The early days of regulation and other major changes

Are we moving towards a fair and fully inclusive admissions system for our universities?

Recently, we’ve observed a major, largely negative reaction to the rise in the number of unconditional offers, and in particular, ‘conditional unconditional’ offers.  But, never shy of a challenge, Blue Mirror Insights is asking is this reaction fair and reasonable?  In particular, we’re interested in the context into which these challenges should be placed.

Before focusing on the rise of unconditional offers, we feel it’s important to note some of the major trends and developments in the ‘market’ for university students in the UK.  Without doubt, since their introduction – and in particular since their increase in 2012/13 – fees have triggered a major turning point in student demographics.  Click on the thumbnail below to see our infographic showing a few of the key changes:

infographic
Infographic, Blue Mirror Insights 2019

Alongside the changes in demographics, numbers of awards have also declined from their peak in 2012/13, while one particularly hard-hit group – part time students – has seen overall numbers dropping dramatically (by as much as two-thirds) over the last 10 years or so.

Meanwhile, subjects change.  Acceptances in Biological Sciences have increased significantly since 2011 (by nearly 38% to 55,235 in 2018), as have Computer Sciences (up 36% to 27,670) and Social Studies (up 24% to 49,555).  Other more traditional subjects show more modest rises in acceptances, like Engineering (up 16% to 29,975), Education (up 15% to 19,475) and Physical Sciences (up 2.1% to 18,780) – all three of which have actually seen acceptance numbers dropping over the last 3 years.

Meanwhile, others have decreased in the same period, like Combined Arts (down 36% to 8,180), and language-related studies (down 20% to 14,780).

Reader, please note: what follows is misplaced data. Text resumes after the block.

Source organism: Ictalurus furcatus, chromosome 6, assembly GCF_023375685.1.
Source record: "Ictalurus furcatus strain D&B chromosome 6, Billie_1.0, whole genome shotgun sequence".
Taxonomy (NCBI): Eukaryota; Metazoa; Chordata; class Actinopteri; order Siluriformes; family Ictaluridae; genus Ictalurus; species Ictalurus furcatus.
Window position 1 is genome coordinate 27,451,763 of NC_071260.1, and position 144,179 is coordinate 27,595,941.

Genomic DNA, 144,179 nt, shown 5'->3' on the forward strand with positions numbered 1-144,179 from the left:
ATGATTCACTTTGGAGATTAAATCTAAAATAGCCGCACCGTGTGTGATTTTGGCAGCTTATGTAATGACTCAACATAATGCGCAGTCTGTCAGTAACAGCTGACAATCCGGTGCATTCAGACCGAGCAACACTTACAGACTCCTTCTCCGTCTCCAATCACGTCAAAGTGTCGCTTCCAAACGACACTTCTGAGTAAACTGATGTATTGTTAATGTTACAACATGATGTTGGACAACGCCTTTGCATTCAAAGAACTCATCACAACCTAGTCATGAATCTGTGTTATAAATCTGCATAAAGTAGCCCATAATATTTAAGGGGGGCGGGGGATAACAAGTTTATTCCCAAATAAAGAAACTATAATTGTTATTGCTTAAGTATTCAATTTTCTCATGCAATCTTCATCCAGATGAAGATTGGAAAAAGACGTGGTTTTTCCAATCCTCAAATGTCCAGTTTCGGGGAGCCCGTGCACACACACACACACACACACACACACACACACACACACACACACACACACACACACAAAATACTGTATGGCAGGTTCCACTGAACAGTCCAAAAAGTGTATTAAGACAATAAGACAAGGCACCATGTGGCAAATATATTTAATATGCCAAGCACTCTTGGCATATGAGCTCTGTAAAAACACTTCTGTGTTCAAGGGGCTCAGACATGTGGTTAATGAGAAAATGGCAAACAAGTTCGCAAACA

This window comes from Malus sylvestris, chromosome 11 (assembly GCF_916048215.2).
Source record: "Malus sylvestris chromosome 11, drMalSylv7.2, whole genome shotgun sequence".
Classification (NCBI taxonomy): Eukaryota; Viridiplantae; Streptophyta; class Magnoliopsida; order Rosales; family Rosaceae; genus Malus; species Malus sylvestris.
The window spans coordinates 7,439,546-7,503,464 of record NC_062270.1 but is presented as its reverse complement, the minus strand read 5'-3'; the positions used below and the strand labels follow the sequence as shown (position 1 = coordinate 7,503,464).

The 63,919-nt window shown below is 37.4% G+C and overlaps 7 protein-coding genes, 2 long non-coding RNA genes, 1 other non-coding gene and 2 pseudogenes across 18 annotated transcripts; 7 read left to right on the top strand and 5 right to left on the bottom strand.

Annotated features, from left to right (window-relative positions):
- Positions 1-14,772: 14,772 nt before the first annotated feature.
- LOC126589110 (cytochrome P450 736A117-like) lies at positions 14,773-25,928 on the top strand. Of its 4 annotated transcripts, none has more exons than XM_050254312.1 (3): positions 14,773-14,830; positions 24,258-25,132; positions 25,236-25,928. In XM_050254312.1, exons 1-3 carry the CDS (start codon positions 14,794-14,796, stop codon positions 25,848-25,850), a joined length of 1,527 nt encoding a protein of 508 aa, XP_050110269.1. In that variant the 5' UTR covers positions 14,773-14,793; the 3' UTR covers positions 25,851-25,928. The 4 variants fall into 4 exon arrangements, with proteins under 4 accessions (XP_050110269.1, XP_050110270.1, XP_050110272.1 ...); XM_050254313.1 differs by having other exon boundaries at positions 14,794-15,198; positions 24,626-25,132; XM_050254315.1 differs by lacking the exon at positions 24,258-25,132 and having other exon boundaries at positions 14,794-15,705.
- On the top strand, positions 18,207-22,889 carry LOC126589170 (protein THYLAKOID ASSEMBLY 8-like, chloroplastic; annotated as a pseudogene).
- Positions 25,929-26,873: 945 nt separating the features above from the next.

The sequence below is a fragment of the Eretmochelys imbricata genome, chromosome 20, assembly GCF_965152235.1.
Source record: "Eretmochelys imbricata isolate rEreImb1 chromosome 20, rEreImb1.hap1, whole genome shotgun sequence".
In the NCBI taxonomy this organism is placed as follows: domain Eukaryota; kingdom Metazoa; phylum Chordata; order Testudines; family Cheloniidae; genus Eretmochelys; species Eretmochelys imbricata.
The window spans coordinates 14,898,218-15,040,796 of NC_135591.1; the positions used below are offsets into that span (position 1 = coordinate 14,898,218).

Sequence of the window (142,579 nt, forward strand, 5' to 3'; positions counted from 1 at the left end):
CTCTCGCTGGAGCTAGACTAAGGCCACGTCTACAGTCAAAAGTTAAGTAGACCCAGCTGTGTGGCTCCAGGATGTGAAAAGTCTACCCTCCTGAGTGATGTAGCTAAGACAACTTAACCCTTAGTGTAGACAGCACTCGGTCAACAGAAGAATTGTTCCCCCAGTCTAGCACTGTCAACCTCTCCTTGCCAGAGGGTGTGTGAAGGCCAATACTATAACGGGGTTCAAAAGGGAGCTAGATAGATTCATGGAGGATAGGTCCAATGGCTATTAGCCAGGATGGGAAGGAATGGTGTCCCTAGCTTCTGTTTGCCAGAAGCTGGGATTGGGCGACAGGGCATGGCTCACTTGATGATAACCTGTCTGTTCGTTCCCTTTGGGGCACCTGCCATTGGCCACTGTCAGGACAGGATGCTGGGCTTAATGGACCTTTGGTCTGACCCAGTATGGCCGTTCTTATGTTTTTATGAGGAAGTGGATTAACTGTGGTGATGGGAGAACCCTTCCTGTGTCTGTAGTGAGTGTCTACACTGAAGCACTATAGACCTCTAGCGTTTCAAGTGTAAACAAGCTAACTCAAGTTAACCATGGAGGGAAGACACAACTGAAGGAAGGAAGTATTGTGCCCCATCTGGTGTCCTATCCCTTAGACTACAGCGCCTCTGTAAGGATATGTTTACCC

Given the uncertainties, measures have been taken to attract a wider audience.  From 2014 in England, the so-called ‘cap’ was lifted, enabling higher education providers to take on additional students.  At the time, the Government predicted that as a result the number of students entering higher education each year would increase by 60,000 – this has been far from the case, with total acceptances remaining pretty much flat since 2015.

To attract international students, foundation year programmes have been well established for some time in most university and university towns.  Now 18 of the top universities in the UK have embedded pathways.  We’ve also seen several partnership arrangements with the likes of INTO (10 universities), Kaplan (10 universities) and ONCAMPUS (12 universities).  Some of these partners work with specific universities who are willing to make conditional offer letters of acceptance.

Enter the Office for Students (OfS).  With OFFA and HESCE closing in March 2018, the OfS came into being with its clear focuses on participation, experience, outcomes and value for money.  After a little over 1 year in existence, the jury seems to be out on its prospects of success, with some commentators drawing attention to its information overload, the track records of its predecessors and the sheer cost of it.

All in all, it’s a turbulent time for both students and HE providers.  And we’re not even mentioning the ‘B’ word.

Turbulence in any market drives new behaviours and so it’s hardly surprising that we find new approaches being adopted by both students and HE providers.  One new approach has been the rise of unconditional offers.  We’ll examine this in our next post.

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